There are many ways to have creative meetings and even more ways to inhibit creativity during meetings. In a creative meeting it’s all about getting the ideas out and to the next level.
Most of the time it is actually quantity over quality, says Leigh Thompson, the author of Creative Conspiracy: The New Rules of Breakthrough Collaboration, in her interview with Harvard Business Review.
“Most people have been told, I mean ever since we were kids, that quality is what counts. I mean, when you do something, do it well. And of course, obviously, that makes sense,” says Thompson. However the problem is that when teams are given quality as a goal, their self-censoring gets activated. This tends to greatly reduce the number of ideas produced.
According to Thompson you are statistically more likely to find “the golden nugget” from a large variety of uncensored ideas rather than amongst just a few well formulated thoughts.
She explains that another creativity killer is that usually about 80% of talking in meetings is done by only a handful of participants. Thompson calls this the uneven communication problem. The reason behind this problem is that the verbally dominant people feel that they are talking because no one else is. In fact the quiet people have already given up a long time ago, as they feel they are not being listened to and hate being constantly interrupted.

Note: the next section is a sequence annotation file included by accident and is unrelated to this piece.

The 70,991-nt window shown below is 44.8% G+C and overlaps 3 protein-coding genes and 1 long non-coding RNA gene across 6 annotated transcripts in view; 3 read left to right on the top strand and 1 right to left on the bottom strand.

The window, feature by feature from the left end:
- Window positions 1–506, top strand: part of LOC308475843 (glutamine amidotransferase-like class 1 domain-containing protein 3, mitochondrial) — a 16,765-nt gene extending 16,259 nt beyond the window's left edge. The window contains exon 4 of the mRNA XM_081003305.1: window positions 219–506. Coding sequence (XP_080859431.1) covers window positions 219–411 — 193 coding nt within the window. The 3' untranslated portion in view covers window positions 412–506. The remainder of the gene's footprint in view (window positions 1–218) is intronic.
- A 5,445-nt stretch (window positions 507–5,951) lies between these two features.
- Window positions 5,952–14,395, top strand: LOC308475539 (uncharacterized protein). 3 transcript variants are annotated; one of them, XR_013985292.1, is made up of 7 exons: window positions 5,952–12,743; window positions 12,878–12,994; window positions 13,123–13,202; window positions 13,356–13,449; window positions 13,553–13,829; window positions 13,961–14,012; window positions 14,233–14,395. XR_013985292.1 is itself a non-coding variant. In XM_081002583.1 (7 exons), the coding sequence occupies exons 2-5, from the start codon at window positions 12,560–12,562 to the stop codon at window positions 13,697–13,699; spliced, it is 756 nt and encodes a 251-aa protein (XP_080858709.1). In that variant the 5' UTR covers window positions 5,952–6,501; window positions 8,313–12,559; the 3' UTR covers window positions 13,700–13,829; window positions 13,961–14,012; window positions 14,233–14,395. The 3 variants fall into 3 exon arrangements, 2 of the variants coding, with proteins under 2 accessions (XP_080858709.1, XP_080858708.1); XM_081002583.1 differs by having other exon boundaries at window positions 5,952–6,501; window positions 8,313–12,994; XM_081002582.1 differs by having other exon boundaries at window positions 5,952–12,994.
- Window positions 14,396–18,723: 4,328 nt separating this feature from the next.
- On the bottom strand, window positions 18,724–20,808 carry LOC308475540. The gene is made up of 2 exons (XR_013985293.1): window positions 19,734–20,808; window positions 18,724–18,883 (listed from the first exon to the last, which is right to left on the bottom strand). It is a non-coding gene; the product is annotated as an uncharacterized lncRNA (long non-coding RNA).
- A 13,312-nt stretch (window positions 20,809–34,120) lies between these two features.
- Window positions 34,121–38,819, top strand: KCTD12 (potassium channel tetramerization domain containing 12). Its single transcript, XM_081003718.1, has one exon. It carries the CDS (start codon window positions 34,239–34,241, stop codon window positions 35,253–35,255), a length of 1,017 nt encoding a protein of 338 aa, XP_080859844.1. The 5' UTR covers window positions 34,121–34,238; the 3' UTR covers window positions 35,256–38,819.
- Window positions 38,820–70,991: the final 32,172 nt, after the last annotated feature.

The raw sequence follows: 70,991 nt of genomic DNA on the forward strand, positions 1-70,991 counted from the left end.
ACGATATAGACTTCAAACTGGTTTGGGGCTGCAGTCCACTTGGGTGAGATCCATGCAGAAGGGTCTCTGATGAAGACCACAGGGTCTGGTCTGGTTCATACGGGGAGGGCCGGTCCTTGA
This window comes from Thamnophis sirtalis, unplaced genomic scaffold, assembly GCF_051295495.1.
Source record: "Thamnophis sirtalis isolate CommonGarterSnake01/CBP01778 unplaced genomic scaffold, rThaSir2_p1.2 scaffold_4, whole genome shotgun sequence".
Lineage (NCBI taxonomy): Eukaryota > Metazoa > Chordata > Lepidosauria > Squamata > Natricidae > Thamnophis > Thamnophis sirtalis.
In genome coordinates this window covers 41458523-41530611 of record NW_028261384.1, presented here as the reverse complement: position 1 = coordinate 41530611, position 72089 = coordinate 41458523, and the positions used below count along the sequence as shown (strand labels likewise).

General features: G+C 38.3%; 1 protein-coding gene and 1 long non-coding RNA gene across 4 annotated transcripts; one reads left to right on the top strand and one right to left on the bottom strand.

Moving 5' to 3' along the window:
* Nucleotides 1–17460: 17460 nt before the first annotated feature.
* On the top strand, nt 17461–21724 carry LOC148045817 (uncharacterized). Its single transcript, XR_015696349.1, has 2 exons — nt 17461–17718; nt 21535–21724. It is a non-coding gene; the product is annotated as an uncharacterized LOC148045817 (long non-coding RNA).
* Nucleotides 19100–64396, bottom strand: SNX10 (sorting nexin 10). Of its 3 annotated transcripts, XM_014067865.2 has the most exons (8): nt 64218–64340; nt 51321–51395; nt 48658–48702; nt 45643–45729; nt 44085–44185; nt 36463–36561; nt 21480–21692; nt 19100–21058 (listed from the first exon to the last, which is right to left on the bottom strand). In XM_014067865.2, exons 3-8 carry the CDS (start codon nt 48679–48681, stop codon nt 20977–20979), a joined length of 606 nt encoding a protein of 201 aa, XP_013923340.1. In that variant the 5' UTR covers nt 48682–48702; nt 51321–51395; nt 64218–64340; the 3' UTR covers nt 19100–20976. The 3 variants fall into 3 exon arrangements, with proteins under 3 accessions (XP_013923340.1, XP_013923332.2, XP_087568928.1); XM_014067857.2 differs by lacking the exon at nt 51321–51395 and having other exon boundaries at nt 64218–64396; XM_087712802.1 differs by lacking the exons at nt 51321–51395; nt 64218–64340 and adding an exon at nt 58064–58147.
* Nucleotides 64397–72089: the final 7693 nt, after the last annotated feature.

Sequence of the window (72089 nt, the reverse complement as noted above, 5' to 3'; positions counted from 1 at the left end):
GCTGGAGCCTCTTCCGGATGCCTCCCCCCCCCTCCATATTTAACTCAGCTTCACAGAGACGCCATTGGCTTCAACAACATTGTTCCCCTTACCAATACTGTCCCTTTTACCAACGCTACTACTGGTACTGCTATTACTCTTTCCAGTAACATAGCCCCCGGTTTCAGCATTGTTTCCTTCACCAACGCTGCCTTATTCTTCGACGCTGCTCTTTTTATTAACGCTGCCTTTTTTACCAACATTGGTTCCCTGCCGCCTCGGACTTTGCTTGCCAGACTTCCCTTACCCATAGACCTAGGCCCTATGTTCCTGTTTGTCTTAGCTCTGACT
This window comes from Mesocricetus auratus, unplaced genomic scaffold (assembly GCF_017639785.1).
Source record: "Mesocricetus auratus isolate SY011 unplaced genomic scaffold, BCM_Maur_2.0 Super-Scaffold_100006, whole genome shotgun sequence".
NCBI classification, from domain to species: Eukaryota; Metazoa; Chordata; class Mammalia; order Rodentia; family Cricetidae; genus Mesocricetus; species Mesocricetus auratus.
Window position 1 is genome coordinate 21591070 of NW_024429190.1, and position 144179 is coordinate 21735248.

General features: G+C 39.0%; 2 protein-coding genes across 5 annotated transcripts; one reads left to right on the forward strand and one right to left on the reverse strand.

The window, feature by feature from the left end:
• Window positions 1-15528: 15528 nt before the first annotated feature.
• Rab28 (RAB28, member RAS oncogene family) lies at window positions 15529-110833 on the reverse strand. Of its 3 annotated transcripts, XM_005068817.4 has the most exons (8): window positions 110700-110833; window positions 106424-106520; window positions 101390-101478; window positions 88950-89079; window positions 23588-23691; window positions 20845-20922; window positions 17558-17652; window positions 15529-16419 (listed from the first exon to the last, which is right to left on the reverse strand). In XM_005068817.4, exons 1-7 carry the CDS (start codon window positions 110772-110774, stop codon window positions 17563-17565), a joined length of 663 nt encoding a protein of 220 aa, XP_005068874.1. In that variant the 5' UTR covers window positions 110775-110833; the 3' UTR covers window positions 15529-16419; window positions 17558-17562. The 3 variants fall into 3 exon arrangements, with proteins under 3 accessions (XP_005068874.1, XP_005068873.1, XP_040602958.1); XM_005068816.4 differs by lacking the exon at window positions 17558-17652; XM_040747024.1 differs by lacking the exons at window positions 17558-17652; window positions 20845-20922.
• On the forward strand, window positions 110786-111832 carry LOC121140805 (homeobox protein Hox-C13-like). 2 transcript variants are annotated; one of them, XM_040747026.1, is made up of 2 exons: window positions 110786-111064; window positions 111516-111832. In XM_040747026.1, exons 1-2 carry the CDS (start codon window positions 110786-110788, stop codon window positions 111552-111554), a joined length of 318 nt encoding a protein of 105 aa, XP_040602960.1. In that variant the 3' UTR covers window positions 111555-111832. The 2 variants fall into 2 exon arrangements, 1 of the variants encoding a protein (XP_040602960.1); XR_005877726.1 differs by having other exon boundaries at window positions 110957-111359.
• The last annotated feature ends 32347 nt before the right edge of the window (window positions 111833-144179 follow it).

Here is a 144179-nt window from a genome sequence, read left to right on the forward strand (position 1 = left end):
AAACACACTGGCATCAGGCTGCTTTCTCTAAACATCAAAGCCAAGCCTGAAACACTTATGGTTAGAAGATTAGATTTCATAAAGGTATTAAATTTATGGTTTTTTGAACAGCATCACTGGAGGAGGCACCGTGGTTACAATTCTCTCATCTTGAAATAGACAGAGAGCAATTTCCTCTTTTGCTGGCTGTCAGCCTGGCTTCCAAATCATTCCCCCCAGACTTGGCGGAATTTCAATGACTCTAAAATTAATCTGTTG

Thompson presents a very tactical solution for the uneven communication problem called brain writing. The method offers an alternative to the old fashioned brainstorming method where loudness or the status of participants usually state the outcome of the session – not the actual ideas.
“Brain writing is the simultaneous generation of written ideas by people in a group”, describes Thompson. The point is that everyone writes all their ideas on small index cards within a certain time limit. One idea is produced on a single card.
When the timer runs out, the ideas are pinned on a wall for the whole team’s consideration and put on a blind vote. In addition of extracting everyone’s ideas, the beauty of this method is that no one knows who is behind each one of the ideas. This way the status of individuals in the team play no role when making decisions. “It should really be a meritocracy of ideas,” Thompson says.
What do you think? Share your own tips and tricks for keeping those meetings creative.